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Verify source network address translation with wget

I was working with a customer recently to troubleshoot problems with Microsoft Lync Application Sharing and I needed to verify the source network address translation (NAT) of the Lync Edge server external interface IP addresses.  The customer had a fairly typical Lync Edge server implementation: one internal DMZ zone network interface with one private IP address and one external DMZ zone network interface with three private IP address static NAT’ed to the Internet. 
One way to verify source NAT is to simply open Internet Explorer, browse to and type in “what is my ip.”  This will show the translated public IP address for the primary IP address of your computer.

This works well when your computer only has a single IP address, but a lot of Internet facing servers (including Lync Edge) have multiple IP addresses associated with a single network interface.
In order to get the NAT translated IP address for each address associated to a network interface, we need a way to bind our application to a given source IP address.  I am not aware of a way to make Internet Explorer do this binding, so the solution I came up with was to use a Windows port of a GNU application called wget.

First, download wget from  Remember where you saved the wget.exe file as we will need it later.
Next, open a command prompt and change directory to the folder where you downloaded or saved the wget.exe file.
Now, run wget with the following command, replacing <SOURCE IP ADDRESS>with the internal private IP address for which you want to test outbound source NAT.
wget -qO- –bind-address=<SOURCE IP ADDRESS>
This command tells wget to output to the screen the results of an HTTP GET request to the web page at while binding itself to the IP address specified after the –bind-address parameter.
The results of this command can be seen in the following screenshot:
 You can see here that I ran the command three separate times, once for each IP address on the Lync Edge external network interface changing the –bind-address with each execution of wget.  You can also see that the NAT’ed IP address changes with each wget request.  This output was the expected result and showed that source NAT was working correctly.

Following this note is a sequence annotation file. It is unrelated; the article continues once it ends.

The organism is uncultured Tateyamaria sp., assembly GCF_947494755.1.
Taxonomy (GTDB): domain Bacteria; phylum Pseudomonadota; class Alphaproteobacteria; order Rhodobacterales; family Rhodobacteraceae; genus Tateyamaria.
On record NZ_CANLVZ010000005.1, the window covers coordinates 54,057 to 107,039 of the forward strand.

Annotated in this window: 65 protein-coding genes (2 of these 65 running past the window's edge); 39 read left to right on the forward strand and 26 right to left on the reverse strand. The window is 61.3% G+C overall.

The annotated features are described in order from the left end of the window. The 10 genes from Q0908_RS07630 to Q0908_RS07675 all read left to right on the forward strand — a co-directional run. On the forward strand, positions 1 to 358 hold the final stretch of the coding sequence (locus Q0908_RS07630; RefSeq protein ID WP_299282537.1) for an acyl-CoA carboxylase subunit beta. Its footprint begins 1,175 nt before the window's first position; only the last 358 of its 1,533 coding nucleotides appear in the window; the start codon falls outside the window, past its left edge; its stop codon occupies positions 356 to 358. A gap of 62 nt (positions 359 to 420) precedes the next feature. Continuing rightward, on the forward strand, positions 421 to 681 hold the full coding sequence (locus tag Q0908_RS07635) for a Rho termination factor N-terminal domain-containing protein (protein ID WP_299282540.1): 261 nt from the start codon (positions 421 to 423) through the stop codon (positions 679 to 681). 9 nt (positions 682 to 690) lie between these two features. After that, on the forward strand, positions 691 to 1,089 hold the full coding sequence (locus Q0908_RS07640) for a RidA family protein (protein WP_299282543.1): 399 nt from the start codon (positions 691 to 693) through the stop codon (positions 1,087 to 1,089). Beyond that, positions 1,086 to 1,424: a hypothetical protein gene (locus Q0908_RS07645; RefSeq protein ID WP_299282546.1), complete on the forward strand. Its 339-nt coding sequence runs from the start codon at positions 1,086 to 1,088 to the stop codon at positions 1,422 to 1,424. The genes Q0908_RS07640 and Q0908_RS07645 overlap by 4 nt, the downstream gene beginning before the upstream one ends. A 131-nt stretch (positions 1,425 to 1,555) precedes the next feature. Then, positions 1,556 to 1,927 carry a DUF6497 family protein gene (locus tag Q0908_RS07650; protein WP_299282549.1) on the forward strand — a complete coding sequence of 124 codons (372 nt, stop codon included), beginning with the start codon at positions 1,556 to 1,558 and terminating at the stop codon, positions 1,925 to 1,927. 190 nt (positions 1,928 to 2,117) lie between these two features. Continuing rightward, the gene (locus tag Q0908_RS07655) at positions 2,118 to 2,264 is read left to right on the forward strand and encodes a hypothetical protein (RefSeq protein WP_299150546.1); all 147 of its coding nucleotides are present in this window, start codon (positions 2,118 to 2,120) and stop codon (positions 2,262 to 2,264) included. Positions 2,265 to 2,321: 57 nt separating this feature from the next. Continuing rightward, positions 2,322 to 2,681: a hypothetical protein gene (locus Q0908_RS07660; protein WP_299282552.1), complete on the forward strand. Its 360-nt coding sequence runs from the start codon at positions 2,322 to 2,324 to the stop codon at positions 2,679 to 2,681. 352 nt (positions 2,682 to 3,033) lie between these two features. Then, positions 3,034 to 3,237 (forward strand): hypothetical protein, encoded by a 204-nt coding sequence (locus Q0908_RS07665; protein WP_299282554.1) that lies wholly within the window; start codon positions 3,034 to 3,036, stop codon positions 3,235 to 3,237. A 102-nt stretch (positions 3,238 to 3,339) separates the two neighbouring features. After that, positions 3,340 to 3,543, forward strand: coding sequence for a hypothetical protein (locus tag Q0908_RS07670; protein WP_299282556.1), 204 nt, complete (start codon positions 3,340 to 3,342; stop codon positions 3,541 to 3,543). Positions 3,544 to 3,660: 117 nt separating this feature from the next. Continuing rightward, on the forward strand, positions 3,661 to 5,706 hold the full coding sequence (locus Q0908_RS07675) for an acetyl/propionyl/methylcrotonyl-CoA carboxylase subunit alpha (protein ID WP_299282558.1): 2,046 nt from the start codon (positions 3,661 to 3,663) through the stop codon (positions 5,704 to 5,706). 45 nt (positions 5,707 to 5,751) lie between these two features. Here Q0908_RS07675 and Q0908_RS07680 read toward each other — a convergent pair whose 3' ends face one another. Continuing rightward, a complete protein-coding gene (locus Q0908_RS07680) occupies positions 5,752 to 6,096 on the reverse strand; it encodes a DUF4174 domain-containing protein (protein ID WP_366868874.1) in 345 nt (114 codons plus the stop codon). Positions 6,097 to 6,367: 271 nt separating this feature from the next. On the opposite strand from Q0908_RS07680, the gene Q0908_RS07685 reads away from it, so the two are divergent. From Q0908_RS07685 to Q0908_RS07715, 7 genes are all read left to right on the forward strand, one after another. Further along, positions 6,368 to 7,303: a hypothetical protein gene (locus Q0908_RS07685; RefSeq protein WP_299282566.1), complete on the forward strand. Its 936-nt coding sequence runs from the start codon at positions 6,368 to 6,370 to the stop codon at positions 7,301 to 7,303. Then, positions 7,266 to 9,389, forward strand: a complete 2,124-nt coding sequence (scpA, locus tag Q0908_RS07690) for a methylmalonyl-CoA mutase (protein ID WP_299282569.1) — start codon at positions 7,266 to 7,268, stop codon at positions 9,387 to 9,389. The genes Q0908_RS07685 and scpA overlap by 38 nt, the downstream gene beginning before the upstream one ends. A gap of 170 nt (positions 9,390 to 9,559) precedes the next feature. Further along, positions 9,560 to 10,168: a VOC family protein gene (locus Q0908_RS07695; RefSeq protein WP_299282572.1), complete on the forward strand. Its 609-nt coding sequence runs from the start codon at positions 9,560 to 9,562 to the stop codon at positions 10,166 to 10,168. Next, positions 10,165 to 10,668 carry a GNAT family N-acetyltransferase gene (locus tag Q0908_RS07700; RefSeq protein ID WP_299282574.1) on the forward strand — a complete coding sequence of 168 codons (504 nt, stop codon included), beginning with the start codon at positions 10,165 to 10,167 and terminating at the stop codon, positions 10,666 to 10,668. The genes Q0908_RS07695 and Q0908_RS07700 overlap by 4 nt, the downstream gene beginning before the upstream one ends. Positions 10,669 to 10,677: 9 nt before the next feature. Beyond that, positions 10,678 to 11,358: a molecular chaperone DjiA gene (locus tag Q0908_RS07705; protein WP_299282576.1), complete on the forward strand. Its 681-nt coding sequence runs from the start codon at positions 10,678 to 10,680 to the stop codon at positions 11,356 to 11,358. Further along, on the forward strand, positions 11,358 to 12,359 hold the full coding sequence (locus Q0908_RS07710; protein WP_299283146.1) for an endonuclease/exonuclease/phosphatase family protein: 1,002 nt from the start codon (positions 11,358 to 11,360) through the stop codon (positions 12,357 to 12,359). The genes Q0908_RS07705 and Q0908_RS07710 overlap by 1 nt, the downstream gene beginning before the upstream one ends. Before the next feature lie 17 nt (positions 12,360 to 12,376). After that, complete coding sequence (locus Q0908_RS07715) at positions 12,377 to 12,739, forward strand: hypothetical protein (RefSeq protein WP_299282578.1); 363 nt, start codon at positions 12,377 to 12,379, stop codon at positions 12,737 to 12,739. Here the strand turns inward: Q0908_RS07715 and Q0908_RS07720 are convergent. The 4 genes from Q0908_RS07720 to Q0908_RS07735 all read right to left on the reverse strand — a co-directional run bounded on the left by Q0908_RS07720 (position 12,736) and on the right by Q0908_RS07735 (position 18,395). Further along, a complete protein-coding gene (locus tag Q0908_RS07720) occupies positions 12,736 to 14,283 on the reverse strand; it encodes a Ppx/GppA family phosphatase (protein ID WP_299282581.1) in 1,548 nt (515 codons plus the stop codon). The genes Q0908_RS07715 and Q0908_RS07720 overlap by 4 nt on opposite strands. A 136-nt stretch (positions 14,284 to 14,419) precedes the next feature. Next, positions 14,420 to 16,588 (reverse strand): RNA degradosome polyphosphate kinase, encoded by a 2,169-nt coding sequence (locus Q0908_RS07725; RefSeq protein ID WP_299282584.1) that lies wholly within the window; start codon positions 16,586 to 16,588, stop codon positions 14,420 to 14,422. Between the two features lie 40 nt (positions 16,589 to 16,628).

If the private to public NAT translations yield unexpected results, you may have a problem with your NAT rules.  Double check the IP address you used in the –bind-address parameter.  If the –bind-address parameter is correct, double check the NAT translations in your firewall.
If you found this post useful or have a different solution for the scenario, I’d love to hear from you.  Use the comments below to post your thoughts.

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Scott Middlebrooks

I am a Senior Technical Architect within the Microsoft practice at Perficient. In this role, I am responsible for strategy, delivery, operations, and technical sales support aspects of enterprise infrastructure projects, especially Microsoft Unified Communications projects. I have extensive experience in traditional telephony, voice over IP, network design and architecture, systems engineering and infrastructure security. Prior to joining Perficient, I served as the Chief Information Officer at Northridge. Northridge was a leading Microsoft consultancy based in Atlanta, Georgia and was acquired by Perficient in July of 2012. I posses several Microsoft Certifications including: Microsoft Certified Systems Engineer (MCSE) on both the Windows NT 4.0 platform as well as the Windows Server 2003 platform, Microsoft Certified Technology Professional for Lync and Microsoft Certified Technology Specialist for Virtualization. I hold a Bachelor of Business Administration degree in Management Information Systems from the University of Georgia, GO DAWGS! In my time away from the office I enjoy time with my family and friends, UGA football, anything aviation related and I love cooking, especially on my Big Green Egg!

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